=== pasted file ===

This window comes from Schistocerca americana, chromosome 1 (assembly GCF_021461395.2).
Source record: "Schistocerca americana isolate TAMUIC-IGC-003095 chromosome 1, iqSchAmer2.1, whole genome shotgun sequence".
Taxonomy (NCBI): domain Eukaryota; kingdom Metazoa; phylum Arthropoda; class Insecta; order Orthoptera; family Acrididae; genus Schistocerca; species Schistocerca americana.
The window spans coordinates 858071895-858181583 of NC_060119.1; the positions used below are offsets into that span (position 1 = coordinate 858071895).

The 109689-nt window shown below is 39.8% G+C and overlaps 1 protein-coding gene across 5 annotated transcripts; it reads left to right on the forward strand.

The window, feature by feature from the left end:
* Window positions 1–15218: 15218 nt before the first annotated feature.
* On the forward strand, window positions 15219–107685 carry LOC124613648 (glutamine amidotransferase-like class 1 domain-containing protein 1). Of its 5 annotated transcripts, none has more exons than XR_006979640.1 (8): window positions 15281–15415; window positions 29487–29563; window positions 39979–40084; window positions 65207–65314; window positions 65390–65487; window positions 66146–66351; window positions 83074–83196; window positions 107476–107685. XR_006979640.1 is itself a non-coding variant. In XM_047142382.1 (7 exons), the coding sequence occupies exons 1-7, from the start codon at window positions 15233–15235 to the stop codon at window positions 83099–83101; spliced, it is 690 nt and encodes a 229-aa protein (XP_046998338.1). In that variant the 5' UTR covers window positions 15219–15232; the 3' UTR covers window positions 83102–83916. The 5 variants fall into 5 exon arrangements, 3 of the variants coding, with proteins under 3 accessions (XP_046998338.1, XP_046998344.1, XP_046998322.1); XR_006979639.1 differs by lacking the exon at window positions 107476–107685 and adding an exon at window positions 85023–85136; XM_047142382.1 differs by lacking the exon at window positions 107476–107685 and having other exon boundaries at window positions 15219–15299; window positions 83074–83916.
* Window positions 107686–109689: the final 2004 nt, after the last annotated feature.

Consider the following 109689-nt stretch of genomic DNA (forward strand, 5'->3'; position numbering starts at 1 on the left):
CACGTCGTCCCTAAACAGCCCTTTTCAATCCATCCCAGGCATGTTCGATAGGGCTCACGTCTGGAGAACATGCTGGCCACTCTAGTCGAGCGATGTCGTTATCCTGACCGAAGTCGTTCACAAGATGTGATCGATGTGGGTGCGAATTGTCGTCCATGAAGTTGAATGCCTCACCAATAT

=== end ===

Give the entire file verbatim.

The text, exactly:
This window comes from Schistocerca americana, chromosome 1 (assembly GCF_021461395.2).
Source record: "Schistocerca americana isolate TAMUIC-IGC-003095 chromosome 1, iqSchAmer2.1, whole genome shotgun sequence".
Taxonomy (NCBI): domain Eukaryota; kingdom Metazoa; phylum Arthropoda; class Insecta; order Orthoptera; family Acrididae; genus Schistocerca; species Schistocerca americana.
The window spans coordinates 858071895-858181583 of NC_060119.1; the positions used below are offsets into that span (position 1 = coordinate 858071895).

The 109689-nt window shown below is 39.8% G+C and overlaps 1 protein-coding gene across 5 annotated transcripts; it reads left to right on the forward strand.

The window, feature by feature from the left end:
* Window positions 1–15218: 15218 nt before the first annotated feature.
* On the forward strand, window positions 15219–107685 carry LOC124613648 (glutamine amidotransferase-like class 1 domain-containing protein 1). Of its 5 annotated transcripts, none has more exons than XR_006979640.1 (8): window positions 15281–15415; window positions 29487–29563; window positions 39979–40084; window positions 65207–65314; window positions 65390–65487; window positions 66146–66351; window positions 83074–83196; window positions 107476–107685. XR_006979640.1 is itself a non-coding variant. In XM_047142382.1 (7 exons), the coding sequence occupies exons 1-7, from the start codon at window positions 15233–15235 to the stop codon at window positions 83099–83101; spliced, it is 690 nt and encodes a 229-aa protein (XP_046998338.1). In that variant the 5' UTR covers window positions 15219–15232; the 3' UTR covers window positions 83102–83916. The 5 variants fall into 5 exon arrangements, 3 of the variants coding, with proteins under 3 accessions (XP_046998338.1, XP_046998344.1, XP_046998322.1); XR_006979639.1 differs by lacking the exon at window positions 107476–107685 and adding an exon at window positions 85023–85136; XM_047142382.1 differs by lacking the exon at window positions 107476–107685 and having other exon boundaries at window positions 15219–15299; window positions 83074–83916.
* Window positions 107686–109689: the final 2004 nt, after the last annotated feature.

Consider the following 109689-nt stretch of genomic DNA (forward strand, 5'->3'; position numbering starts at 1 on the left):
CACGTCGTCCCTAAACAGCCCTTTTCAATCCATCCCAGGCATGTTCGATAGGGCTCACGTCTGGAGAACATGCTGGCCACTCTAGTCGAGCGATGTCGTTATCCTGACCGAAGTCGTTCACAAGATGTGATCGATGTGGGTGCGAATTGTCGTCCATGAAGTTGAATGCCTCACCAATAT